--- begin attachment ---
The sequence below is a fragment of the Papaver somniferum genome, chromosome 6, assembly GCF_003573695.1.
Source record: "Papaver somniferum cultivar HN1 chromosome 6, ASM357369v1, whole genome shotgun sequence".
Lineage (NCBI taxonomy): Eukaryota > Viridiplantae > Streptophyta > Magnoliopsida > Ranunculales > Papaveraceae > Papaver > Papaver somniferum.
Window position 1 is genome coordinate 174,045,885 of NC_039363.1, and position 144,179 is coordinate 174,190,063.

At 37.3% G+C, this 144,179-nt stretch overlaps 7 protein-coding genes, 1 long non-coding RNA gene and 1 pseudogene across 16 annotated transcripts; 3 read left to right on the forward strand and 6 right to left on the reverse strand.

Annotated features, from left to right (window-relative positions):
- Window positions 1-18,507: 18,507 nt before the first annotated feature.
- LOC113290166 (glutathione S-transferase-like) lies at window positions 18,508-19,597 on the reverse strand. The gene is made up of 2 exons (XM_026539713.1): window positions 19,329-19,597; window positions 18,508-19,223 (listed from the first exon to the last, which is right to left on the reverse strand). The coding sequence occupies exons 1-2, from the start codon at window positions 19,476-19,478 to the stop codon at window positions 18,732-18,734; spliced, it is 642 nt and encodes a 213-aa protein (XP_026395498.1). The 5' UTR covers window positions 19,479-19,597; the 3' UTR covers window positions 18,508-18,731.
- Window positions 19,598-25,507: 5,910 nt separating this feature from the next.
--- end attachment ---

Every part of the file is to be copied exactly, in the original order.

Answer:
The sequence below is a fragment of the Papaver somniferum genome, chromosome 6, assembly GCF_003573695.1.
Source record: "Papaver somniferum cultivar HN1 chromosome 6, ASM357369v1, whole genome shotgun sequence".
Lineage (NCBI taxonomy): Eukaryota > Viridiplantae > Streptophyta > Magnoliopsida > Ranunculales > Papaveraceae > Papaver > Papaver somniferum.
Window position 1 is genome coordinate 174,045,885 of NC_039363.1, and position 144,179 is coordinate 174,190,063.

At 37.3% G+C, this 144,179-nt stretch overlaps 7 protein-coding genes, 1 long non-coding RNA gene and 1 pseudogene across 16 annotated transcripts; 3 read left to right on the forward strand and 6 right to left on the reverse strand.

Annotated features, from left to right (window-relative positions):
- Window positions 1-18,507: 18,507 nt before the first annotated feature.
- LOC113290166 (glutathione S-transferase-like) lies at window positions 18,508-19,597 on the reverse strand. The gene is made up of 2 exons (XM_026539713.1): window positions 19,329-19,597; window positions 18,508-19,223 (listed from the first exon to the last, which is right to left on the reverse strand). The coding sequence occupies exons 1-2, from the start codon at window positions 19,476-19,478 to the stop codon at window positions 18,732-18,734; spliced, it is 642 nt and encodes a 213-aa protein (XP_026395498.1). The 5' UTR covers window positions 19,479-19,597; the 3' UTR covers window positions 18,508-18,731.
- Window positions 19,598-25,507: 5,910 nt separating this feature from the next.